PG Marcus Smart

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    Football Position: RB

    Bigger running backs are taught to "run angry." With Marcus Smart, that command would read "act normal."

    Lining up in the backfield, Smart could become a bulldozer with his aggressive attitude, 6'4'' frame and wide body. He might never be as powerful as, say, Brandon Jacobs, but he would be quicker from side to side and have a better chance of breaking open long gains.

    Better yet, Smart would be a capable receiver out of the backfield. So is the advantage of having basketball player-sized hands, experience playing in space and rarified coordination.

    This a three-down back and goal-line back in one, tidy package.

SG Russ Smith, Louisville

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    Football Position: WR

    When Russ Smith gets going—i.e., when he transforms into his alter ego, Russdiculous—there is no good way to stop him. For proof, look no further than last year's national title run.

    Something tells me that would translate to football, where Smith would be an interesting prospect at slot receiver. He is quick and shifty in space and a mechanical perfectionist, which would help him learn an advanced route tree across the middle.

    At 6'0'', Smith actually has good height for the position, though he would likely struggle to make plays on the outside.

    Then again, when someone can get up the way Russ can get up, lofting a jump ball his direction does not sound like a bad idea.

PF Jarnell Stokes, Tennessee

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    Peter G. Aiken-USA TODAY Sports

    Football Position: OT

    I take back what I said about Sean Kilpatrick.

    If any college basketball player looks and plays like a football player, it is Jarnell Stokes, by a landslide.

    Listed at 6'8'', 260 pounds, Stokes would have far less weight to gain than Jabari Parker to become a quality left tackle. He is also more prone to playing physical in the trenches, albeit not as athletic.

    Still, Stokes reminds me of current NBA player/former high school football standout Glen "Big Baby" Davis. For what is the art of pass-blocking if not one faster, prolonged box out?

    And who in college basketball likes to box out more than Stokes?

PG Fred Van Vleet, Wichita State

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    Football Position: CB

    Fred Van Vleet is the ultimate pest, which is considered high praise for a defensive point guard or a cornerback.

    In leading Wichita State to an undefeated season and No. 1 seed in 2013-14, the 5'11'' sophomore has shown a willingness to throw his body around and interject himself wherever he sees fit—no matter whose offensive progress it impedes.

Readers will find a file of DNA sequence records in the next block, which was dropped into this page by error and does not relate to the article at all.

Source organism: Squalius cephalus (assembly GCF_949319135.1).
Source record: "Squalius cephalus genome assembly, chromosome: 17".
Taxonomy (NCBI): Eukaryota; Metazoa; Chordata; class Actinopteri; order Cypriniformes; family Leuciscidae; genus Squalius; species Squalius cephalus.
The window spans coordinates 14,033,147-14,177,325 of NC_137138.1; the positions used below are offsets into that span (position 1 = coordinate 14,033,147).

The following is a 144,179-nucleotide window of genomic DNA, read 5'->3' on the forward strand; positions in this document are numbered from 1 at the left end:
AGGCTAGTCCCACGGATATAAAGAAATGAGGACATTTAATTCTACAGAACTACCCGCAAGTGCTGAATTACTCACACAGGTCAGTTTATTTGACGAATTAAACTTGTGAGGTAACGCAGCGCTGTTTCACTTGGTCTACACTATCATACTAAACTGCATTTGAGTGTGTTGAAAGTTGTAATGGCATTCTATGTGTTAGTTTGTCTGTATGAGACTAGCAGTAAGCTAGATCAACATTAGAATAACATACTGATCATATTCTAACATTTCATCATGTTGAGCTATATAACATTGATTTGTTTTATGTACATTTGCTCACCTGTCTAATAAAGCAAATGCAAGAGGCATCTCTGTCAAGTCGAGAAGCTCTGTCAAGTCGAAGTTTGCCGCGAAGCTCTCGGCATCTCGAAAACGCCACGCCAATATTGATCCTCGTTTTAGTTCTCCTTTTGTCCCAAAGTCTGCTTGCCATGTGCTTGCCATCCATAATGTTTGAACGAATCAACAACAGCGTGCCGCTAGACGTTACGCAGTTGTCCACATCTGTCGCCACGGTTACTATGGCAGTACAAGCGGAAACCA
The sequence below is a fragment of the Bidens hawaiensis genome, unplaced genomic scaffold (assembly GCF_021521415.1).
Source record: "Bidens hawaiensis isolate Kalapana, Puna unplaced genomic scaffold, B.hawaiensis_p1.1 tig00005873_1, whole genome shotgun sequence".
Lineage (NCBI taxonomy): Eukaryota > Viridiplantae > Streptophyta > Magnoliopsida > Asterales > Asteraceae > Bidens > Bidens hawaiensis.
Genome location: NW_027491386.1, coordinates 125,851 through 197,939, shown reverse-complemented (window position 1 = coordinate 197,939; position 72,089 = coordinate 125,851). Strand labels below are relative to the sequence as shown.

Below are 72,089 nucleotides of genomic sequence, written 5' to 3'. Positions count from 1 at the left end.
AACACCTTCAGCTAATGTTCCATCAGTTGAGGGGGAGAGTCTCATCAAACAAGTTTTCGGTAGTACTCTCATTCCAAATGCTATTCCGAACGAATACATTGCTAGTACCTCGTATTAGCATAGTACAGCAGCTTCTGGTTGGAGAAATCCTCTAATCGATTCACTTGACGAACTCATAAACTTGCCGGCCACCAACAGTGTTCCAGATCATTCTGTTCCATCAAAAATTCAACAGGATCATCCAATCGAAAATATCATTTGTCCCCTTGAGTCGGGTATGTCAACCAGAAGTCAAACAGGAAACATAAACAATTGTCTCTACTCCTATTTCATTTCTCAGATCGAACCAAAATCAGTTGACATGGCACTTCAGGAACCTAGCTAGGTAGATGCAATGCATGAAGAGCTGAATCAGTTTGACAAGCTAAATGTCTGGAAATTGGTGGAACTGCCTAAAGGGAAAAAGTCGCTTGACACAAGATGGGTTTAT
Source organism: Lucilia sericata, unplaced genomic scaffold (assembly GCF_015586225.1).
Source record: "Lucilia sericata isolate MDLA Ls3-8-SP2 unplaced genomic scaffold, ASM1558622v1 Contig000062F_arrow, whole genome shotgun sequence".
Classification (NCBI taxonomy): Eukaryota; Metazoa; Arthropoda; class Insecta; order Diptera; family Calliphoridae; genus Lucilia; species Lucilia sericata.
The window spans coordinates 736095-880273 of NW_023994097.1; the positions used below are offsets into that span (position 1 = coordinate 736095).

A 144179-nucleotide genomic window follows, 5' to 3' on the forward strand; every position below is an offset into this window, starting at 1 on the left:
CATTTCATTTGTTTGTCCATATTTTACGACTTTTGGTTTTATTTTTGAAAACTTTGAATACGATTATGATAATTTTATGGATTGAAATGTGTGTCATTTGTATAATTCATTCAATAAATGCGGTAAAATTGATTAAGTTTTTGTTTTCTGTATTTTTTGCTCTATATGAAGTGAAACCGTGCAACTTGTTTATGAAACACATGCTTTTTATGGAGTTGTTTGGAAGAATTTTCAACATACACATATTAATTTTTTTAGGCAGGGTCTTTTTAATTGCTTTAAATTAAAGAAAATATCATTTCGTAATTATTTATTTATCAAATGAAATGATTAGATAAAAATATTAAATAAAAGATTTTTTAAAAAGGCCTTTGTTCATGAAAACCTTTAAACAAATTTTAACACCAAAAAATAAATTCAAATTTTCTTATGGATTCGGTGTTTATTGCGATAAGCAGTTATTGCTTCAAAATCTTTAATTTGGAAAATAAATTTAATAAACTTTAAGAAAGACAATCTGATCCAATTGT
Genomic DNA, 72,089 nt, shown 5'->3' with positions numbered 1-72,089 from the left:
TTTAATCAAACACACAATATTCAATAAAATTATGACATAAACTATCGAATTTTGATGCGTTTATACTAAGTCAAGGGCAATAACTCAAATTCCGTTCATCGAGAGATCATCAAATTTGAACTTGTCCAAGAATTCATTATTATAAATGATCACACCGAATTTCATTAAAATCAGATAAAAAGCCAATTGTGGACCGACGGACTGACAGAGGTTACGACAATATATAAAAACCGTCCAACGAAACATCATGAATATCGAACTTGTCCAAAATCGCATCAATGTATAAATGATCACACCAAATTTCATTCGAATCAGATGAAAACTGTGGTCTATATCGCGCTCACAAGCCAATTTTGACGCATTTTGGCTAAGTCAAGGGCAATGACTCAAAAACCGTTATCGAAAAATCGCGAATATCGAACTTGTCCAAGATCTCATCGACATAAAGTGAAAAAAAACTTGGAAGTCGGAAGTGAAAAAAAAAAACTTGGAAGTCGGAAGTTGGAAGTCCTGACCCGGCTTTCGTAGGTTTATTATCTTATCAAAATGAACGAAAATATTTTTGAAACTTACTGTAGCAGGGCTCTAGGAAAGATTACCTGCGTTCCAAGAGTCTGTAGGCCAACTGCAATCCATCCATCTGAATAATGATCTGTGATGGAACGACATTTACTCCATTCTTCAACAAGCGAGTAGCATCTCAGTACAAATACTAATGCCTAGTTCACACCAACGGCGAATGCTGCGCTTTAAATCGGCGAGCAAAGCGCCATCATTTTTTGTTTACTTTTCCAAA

Is that not the ideal description of a cornerback? Coupled with his top-end speed, agility and zest for competition—not to mention tendency toward winning games—Van Vleet would do well in pass coverage.

    And on the biggest stage.

PF T.J. Warren, North Carolina State

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    Bob Donnan-USA TODAY Sports

    Football Position: DE

    T.J. Warren isn't the most athletic forward in college basketball, excelling instead because of his versatility and basketball acumen.

    On first glance, that would not make him an ideal fit on the football field. There's a reason he is not, like many of the other power forwards on this list, projected to play tight end. He doesn't get up high enough.

    Still, Warren is one of the hardest workers in the sport and always does the little things right. He has room to add a lot of muscle and at 6'8'' could become a quality early down, run-stuffing defensive end.

    Put simply, this is a guy I would trust to improve.

PG Briante Weber, VCU

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    Football Position: CB

    He's only 165 pounds and would likely need to add some bulk to help in run support, but Briante Weber is a long, lean athlete with some of the quickest hands and feet in college basketball history.

    At 6'2'', Weber leads the NCAA with 115 steals and 3.38 steals per game and set the VCU school record with 260 career steals earlier this season. He still has another year to play, too, and should make a run at John Linehan's all-time record (385) in 2014-15.

    Do steals translate directly to interceptions? Of course not. But even if not sibling statistics, they are at the very least related.

    Weber has a huge wingspan, great anticipatory skills and can read the eyes of his opponent. He would be a big-play machine on the gridiron.

SF Andrew Wiggins, Kansas

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    John Rieger-USA TODAY Sports

    Football Position: WR

    As with Julius Randle, I was immediately inclined to leave Andrew Wiggins off the list because he's too tall and his body might not be suited for the rigors of FBS football.

    And as with Randle, I eventually came to my senses.

    Wiggins' coach might have to pick and choose his spots to keep the 6'9'' receiver healthy, but Wiggins is an effortless athlete with huge hands who rises like an elevator to make big plays.

    If the right coach could coax some intensity out of him—the aloof attitude he's shown this season would not fly in football—Wiggins could lead the NCAA in touchdown grabs. Easy. 

PG Scottie Wilbekin, Florida

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    Dale Zanine-USA TODAY Sports

    Football Position: QB

    Scottie Wilbekin would be the bizarro Tim Tebow.

    He's more sinner than saint off the field, having been suspended multiple times by head coach Billy Donovan, but something about his presence is not conducive to losing.

    Whenever he's on the court, the Gators seem to win.

    I'm not sure how great he'd be with his arm, but I could see Wilbekin willing a triple-option team to victories or playing a Kordell Stewart-type slash role in a pro-style offense. Maybe would strictly run the Wildcat—who knows?

    All I know is that I'm giving him the ball in the fourth.

PG Chaz Williams, UMass

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    Football Position: RB

    Chaz Williams is undersized (5'9''), shifty and a nightmare to guard in open space.

    At first, I wanted to liken him to fellow Minuteman Victor Cruz—which wouldn't be an awful comparison—but I don't think he would hold up well in the slot. At least not consistently.

    No, Williams' future would be in a De'Anthony Thomas-type scat back role, though he could also be useful catching passes. Either way, he's a weapon who needs to have the ball in his hands and is capable of making SportsCenter with some amazing athletic feats.

    Case in point, this double step-back jumper against BYU.